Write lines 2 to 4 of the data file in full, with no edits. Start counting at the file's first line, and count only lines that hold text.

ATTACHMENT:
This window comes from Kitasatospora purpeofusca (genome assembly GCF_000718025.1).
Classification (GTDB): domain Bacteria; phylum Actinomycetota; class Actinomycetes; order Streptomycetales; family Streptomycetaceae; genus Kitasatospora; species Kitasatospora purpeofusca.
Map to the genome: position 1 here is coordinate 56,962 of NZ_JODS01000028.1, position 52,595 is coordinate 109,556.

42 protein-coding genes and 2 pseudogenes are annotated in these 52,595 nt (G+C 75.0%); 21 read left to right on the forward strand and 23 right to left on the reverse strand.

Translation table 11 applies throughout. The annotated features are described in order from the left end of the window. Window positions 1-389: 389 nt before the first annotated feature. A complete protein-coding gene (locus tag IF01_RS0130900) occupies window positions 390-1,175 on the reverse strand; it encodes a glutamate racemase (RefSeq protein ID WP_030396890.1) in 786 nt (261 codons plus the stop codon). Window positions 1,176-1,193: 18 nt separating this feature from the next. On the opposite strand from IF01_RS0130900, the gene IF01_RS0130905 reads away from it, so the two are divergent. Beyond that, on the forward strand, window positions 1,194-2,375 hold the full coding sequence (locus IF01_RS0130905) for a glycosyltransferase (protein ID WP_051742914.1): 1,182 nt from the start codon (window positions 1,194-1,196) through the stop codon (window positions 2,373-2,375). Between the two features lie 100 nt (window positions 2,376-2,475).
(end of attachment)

Classification (GTDB): domain Bacteria; phylum Actinomycetota; class Actinomycetes; order Streptomycetales; family Streptomycetaceae; genus Kitasatospora; species Kitasatospora purpeofusca.
Map to the genome: position 1 here is coordinate 56,962 of NZ_JODS01000028.1, position 52,595 is coordinate 109,556.

42 protein-coding genes and 2 pseudogenes are annotated in these 52,595 nt (G+C 75.0%); 21 read left to right on the forward strand and 23 right to left on the reverse strand.